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Motorcycle Accidents – Understanding the Common Causes

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Motorcycle Accidents – Understanding the Common Causes

Motorcycles have become more and more popular over the years with thousands of riders taking to the streets either for sport or recreation. While the thought of feeling the wind on your face while riding a motorcycle is appealing to many people, riders are faced with many risks every time they step on the bike, especially when other motorists fail to see them on the road. Ultimately, understanding the reasons why motorcycle accidents occur can help both drivers and motorcyclists make safer decisions when sharing the road.

There are a few common causes of motorcycle accidents in Indiana and nationwide. Some of these include failure of drivers to see motorcyclists, drivers violating the motorcyclist’s right of way, vehicles turning left in front of motorcyclists at intersections and motorcyclist error. The National Highway Traffic Safety Administration notes in 2008, there were 5,290 motorcycle accident fatalities with 96,000 more injuries. 119 of these fatalities occurred in Indiana alone.

Because motorcycles are much smaller than passenger cars, light trucks and large trucks, many drivers often don’t see a motorcyclist until it’s too late. Two-vehicle crashes accounted for 2,554 (47{4d40cc26d078fd4100d2daf00165e0560f17ee302de6bc2409b7ee95793dc9eb}) of motorcyclist fatalities in 2008. Motorcyclists also do not have the advantage of a metal frame to protect them in the event of a crash, so in almost all two-vehicle crashes involving a motorcycle, it is the rider who will suffer the most damage.

Intersection crashes where a vehicle turned left in front of a motorcyclist accounted for 985 fatalities. In most cases, the motorcyclist was going straight or passing another vehicle. 666 fatalities resulted from both the vehicle and the motorcycle traveling straight. When motorcyclists have the right of way through an intersection, they may be traveling at a higher rate of speed, which plays a role in the severity of injuries sustained in an accident. If a rider is traveling at 40mph and a vehicle turns left in front of him or her, causing the motorcycle to hit the vehicle, the chances of catastrophic injury or death rise significantly. Drivers should always be alert and watch for motorcyclists when turning at any intersection.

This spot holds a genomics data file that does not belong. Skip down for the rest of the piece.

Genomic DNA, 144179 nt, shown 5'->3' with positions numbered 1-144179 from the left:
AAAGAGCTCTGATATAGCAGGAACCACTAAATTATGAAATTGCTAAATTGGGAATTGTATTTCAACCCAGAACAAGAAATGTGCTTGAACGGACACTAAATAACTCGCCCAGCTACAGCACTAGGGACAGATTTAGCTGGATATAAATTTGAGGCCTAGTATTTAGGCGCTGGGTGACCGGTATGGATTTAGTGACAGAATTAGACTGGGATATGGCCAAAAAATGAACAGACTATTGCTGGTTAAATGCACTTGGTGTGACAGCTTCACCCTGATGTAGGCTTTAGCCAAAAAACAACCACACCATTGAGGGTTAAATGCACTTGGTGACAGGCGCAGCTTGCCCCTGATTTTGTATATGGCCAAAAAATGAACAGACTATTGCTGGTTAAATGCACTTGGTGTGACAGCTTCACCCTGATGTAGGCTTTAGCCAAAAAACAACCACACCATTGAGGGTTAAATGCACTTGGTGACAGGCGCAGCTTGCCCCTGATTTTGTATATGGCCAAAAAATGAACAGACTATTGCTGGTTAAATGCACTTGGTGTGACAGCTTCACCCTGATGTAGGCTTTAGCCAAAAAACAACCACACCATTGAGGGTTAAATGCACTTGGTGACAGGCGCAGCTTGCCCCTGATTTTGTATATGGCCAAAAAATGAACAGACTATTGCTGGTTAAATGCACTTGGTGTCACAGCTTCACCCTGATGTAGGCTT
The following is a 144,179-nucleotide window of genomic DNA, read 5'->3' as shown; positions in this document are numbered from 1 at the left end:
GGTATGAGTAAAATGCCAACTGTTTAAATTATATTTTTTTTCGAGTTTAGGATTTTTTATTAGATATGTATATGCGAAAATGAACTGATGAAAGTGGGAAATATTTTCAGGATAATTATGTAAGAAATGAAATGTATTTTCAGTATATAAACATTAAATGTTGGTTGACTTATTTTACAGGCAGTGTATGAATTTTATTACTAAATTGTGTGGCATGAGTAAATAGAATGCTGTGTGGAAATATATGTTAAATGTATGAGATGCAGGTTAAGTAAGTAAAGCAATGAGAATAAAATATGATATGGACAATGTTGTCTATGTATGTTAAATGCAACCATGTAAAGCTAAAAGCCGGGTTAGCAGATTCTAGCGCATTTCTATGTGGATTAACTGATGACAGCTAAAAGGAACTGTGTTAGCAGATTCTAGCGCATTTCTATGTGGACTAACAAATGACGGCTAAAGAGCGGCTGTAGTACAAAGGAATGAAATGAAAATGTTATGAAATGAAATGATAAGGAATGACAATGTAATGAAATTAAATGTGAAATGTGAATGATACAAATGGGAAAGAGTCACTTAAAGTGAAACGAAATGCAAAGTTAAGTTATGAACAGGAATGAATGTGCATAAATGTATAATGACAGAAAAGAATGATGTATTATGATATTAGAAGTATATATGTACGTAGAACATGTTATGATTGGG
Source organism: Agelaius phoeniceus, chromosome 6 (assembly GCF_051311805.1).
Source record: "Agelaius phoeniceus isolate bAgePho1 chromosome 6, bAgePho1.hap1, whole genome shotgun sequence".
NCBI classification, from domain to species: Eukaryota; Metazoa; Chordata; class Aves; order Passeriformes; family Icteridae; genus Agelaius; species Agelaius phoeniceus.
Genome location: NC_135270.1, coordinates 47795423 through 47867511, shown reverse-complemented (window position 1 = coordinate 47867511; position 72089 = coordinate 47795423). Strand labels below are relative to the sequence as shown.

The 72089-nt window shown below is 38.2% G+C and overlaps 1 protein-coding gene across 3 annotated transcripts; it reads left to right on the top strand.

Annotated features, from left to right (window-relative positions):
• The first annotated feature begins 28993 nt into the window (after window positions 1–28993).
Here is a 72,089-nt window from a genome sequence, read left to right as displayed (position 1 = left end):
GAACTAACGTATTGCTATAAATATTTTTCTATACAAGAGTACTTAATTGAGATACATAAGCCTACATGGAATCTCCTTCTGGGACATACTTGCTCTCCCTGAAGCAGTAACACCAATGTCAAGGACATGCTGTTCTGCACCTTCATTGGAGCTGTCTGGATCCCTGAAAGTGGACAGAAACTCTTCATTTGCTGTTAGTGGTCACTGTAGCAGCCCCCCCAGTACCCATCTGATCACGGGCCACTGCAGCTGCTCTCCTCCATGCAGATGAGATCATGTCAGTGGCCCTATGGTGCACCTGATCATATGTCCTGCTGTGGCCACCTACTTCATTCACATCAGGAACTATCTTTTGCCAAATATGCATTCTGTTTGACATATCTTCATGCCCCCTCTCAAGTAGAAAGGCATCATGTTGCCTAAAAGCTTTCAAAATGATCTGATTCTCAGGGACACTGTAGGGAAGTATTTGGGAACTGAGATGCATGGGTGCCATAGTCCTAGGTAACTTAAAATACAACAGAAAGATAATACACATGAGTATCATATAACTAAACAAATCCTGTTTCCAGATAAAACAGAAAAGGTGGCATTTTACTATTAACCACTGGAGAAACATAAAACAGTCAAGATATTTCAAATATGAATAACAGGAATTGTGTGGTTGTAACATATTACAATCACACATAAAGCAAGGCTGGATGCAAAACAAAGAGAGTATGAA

Nearly two-thirds of motorcycle accidents occur because of rider error. In many cases, speed and rider inexperience contribute to single-vehicle crashes. Some riders may also purchase the wrong motorcycle for their experience level, opting for a bigger engine with more power such as a 900cc instead of a 250cc or 600cc. Because bigger bikes are heavier, they may be more difficult for a smaller or inexperienced motorcyclist to control. Statistics show that motorcyclists are more likely to be involved in a crash with a fixed object such as a tree or lamp post, compared to 19{4d40cc26d078fd4100d2daf00165e0560f17ee302de6bc2409b7ee95793dc9eb} of passenger vehicles, 14{4d40cc26d078fd4100d2daf00165e0560f17ee302de6bc2409b7ee95793dc9eb} of light trucks and only 4{4d40cc26d078fd4100d2daf00165e0560f17ee302de6bc2409b7ee95793dc9eb} of big rigs.

As stated earlier, motorcyclists don’t have the advantage of a metal frame protecting them in the event of an accident like occupants of passenger vehicles do. There are steps that motorcyclists can take to prevent motorcycle accidents and injury to their person which include, but are not limited to:

  • Choosing the proper sized motorcycle for the rider’s stature and experience level.
  • Always wear a helmet, protective eye gear, jacket, pants and riding boots. In the event that a rider is hit and slides across pavement, better that the protective gear get ruined instead of the rider’s body.
  • Obey traffic rules and share the road. Don’t speed or weave in and out of traffic. As much as other drivers need to look out for a rider, the rider should show other drivers the same courtesy.
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